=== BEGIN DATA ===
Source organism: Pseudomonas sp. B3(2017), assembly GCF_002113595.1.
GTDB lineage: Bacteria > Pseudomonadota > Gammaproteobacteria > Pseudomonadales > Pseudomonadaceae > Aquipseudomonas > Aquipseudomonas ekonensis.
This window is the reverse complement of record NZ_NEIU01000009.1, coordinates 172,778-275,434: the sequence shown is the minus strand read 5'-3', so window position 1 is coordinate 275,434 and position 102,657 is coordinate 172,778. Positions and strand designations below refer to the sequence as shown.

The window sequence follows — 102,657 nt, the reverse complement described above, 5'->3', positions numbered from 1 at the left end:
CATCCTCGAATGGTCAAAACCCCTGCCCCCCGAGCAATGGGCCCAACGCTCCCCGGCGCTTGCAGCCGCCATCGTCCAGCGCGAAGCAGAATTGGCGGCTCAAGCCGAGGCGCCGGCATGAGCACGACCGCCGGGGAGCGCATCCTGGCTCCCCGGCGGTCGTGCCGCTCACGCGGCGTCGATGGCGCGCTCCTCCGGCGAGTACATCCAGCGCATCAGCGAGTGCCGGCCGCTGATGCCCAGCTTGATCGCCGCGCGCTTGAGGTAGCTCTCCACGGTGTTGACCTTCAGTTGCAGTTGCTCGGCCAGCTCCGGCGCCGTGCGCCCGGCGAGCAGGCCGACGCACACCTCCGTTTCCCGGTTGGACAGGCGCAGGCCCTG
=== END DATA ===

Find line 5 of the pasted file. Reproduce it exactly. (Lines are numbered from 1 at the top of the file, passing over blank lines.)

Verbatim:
CATCCTCGAATGGTCAAAACCCCTGCCCCCCGAGCAATGGGCCCAACGCTCCCCGGCGCTTGCAGCCGCCATCGTCCAGCGCGAAGCAGAATTGGCGGCTCAAGCCGAGGCGCCGGCATGAGCACGACCGCCGGGGAGCGCATCCTGGCTCCCCGGCGGTCGTGCCGCTCACGCGGCGTCGATGGCGCGCTCCTCCGGCGAGTACATCCAGCGCATCAGCGAGTGCCGGCCGCTGATGCCCAGCTTGATCGCCGCGCGCTTGAGGTAGCTCTCCACGGTGTTGACCTTCAGTTGCAGTTGCTCGGCCAGCTCCGGCGCCGTGCGCCCGGCGAGCAGGCCGACGCACACCTCCGTTTCCCGGTTGGACAGGCGCAGGCCCTG